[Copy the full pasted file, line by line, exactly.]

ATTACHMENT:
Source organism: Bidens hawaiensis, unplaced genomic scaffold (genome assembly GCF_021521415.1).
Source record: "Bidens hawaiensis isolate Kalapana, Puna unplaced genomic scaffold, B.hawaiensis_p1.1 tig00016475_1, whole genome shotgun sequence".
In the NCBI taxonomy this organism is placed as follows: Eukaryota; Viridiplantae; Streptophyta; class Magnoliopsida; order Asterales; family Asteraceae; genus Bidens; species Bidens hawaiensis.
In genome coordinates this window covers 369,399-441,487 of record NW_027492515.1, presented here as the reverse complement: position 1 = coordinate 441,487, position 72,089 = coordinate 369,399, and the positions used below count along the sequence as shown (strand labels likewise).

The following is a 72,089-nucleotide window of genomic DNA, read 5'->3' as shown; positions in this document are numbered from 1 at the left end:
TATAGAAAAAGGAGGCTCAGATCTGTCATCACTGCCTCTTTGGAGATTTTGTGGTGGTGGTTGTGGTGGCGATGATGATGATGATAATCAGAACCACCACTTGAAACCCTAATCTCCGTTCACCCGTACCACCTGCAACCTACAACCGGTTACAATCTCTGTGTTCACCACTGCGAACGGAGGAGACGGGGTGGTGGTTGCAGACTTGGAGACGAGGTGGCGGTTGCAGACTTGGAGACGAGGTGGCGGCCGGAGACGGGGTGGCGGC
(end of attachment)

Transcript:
Source organism: Bidens hawaiensis, unplaced genomic scaffold (genome assembly GCF_021521415.1).
Source record: "Bidens hawaiensis isolate Kalapana, Puna unplaced genomic scaffold, B.hawaiensis_p1.1 tig00016475_1, whole genome shotgun sequence".
In the NCBI taxonomy this organism is placed as follows: Eukaryota; Viridiplantae; Streptophyta; class Magnoliopsida; order Asterales; family Asteraceae; genus Bidens; species Bidens hawaiensis.
In genome coordinates this window covers 369,399-441,487 of record NW_027492515.1, presented here as the reverse complement: position 1 = coordinate 441,487, position 72,089 = coordinate 369,399, and the positions used below count along the sequence as shown (strand labels likewise).

The following is a 72,089-nucleotide window of genomic DNA, read 5'->3' as shown; positions in this document are numbered from 1 at the left end:
TATAGAAAAAGGAGGCTCAGATCTGTCATCACTGCCTCTTTGGAGATTTTGTGGTGGTGGTTGTGGTGGCGATGATGATGATGATAATCAGAACCACCACTTGAAACCCTAATCTCCGTTCACCCGTACCACCTGCAACCTACAACCGGTTACAATCTCTGTGTTCACCACTGCGAACGGAGGAGACGGGGTGGTGGTTGCAGACTTGGAGACGAGGTGGCGGTTGCAGACTTGGAGACGAGGTGGCGGCCGGAGACGGGGTGGCGGC